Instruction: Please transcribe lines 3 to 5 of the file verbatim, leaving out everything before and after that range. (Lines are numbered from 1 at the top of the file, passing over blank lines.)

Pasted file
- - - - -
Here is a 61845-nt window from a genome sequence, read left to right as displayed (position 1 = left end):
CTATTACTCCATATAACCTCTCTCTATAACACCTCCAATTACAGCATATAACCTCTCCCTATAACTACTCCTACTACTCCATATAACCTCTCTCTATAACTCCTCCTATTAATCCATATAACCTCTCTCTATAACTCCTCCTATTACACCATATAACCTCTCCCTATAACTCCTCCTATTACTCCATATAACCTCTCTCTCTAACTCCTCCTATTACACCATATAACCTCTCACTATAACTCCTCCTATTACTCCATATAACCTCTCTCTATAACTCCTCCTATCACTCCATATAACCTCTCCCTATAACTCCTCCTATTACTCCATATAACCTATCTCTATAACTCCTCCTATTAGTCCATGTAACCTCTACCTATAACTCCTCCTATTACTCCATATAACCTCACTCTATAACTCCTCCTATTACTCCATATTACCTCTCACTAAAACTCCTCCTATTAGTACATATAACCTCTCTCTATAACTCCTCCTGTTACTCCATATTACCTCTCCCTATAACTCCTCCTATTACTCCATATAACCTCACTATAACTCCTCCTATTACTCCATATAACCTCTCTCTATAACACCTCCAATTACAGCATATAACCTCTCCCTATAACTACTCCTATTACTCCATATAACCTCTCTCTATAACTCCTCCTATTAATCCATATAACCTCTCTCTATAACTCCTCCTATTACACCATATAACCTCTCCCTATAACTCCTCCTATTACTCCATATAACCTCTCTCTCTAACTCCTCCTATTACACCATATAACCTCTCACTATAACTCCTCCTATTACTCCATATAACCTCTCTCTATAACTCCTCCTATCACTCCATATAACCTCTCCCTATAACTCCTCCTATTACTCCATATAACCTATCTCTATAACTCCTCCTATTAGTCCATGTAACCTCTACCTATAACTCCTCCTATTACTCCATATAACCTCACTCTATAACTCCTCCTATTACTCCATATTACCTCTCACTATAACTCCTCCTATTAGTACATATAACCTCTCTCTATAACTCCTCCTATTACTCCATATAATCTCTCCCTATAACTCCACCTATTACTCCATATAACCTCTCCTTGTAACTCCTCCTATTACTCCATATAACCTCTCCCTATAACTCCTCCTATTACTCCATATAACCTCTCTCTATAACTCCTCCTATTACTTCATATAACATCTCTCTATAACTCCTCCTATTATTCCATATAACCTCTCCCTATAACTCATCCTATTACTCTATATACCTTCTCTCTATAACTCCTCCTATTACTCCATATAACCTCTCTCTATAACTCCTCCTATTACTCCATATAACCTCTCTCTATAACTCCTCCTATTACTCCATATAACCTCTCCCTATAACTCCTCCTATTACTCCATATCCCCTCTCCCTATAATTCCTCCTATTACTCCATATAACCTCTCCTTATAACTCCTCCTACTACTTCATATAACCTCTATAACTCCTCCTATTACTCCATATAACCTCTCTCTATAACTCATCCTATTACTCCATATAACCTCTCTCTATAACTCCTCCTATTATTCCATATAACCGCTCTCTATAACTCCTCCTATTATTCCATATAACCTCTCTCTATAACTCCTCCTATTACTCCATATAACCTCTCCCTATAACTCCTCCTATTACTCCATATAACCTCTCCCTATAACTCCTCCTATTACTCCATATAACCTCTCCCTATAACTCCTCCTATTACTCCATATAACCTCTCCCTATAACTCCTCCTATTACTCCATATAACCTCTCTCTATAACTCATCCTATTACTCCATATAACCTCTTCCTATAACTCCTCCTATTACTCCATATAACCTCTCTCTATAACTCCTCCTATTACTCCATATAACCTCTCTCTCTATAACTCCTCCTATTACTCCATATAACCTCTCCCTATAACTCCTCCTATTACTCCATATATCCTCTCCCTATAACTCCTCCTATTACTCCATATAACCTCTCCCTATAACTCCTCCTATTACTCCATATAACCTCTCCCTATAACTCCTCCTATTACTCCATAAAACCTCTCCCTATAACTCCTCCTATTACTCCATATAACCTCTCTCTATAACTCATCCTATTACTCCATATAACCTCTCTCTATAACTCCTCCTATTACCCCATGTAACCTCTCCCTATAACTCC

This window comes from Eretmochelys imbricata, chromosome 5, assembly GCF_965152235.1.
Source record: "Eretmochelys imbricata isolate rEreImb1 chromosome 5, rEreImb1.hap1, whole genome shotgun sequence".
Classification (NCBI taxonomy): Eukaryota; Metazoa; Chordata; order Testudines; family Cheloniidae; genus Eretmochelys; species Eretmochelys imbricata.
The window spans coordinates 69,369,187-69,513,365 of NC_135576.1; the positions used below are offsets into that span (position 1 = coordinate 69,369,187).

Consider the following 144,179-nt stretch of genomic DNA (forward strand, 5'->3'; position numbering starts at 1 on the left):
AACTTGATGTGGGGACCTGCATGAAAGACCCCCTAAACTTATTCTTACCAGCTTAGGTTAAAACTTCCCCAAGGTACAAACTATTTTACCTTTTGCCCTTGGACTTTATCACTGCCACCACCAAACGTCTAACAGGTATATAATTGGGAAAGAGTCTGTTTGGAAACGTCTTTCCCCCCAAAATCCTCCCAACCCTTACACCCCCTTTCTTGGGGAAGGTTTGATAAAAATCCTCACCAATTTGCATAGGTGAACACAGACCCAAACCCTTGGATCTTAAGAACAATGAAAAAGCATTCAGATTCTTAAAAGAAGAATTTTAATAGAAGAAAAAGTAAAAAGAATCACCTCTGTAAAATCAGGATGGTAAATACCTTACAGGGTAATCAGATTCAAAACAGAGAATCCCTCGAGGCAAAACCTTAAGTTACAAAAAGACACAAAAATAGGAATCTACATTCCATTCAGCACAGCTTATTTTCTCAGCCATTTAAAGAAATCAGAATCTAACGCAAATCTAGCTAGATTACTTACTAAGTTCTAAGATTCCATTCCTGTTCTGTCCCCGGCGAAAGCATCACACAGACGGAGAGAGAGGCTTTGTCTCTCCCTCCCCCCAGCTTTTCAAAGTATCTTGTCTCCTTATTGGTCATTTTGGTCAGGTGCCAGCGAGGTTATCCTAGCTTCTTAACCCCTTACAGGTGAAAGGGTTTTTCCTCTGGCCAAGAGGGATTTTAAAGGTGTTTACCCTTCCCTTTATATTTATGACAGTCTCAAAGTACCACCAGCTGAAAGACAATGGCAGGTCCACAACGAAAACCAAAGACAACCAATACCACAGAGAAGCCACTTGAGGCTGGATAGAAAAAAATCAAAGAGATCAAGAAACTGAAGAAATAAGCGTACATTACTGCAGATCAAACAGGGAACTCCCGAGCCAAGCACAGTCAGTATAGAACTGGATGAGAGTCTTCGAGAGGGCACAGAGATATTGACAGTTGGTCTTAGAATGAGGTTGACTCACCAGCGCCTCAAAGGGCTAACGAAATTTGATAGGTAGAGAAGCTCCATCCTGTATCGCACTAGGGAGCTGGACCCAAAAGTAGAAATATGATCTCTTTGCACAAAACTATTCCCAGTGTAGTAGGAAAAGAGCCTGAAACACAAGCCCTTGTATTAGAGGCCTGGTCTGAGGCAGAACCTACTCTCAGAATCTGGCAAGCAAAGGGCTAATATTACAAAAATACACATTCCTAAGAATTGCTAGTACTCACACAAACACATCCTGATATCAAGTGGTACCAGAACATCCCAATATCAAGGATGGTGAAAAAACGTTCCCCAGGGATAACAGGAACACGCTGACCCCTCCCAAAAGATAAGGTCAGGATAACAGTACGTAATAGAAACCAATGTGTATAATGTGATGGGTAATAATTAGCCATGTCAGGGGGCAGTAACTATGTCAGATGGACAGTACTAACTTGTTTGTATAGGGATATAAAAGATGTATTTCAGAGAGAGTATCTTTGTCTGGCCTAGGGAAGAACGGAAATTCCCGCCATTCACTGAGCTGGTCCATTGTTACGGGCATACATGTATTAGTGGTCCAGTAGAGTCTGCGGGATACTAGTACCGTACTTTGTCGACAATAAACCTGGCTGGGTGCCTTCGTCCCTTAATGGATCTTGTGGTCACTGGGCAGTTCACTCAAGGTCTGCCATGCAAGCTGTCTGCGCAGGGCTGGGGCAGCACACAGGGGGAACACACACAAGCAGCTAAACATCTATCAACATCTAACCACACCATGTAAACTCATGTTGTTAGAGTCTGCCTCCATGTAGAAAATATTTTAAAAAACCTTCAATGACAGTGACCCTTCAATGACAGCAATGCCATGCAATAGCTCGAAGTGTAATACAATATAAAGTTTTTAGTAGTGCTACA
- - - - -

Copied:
This window comes from Eretmochelys imbricata, chromosome 5, assembly GCF_965152235.1.
Source record: "Eretmochelys imbricata isolate rEreImb1 chromosome 5, rEreImb1.hap1, whole genome shotgun sequence".
Classification (NCBI taxonomy): Eukaryota; Metazoa; Chordata; order Testudines; family Cheloniidae; genus Eretmochelys; species Eretmochelys imbricata.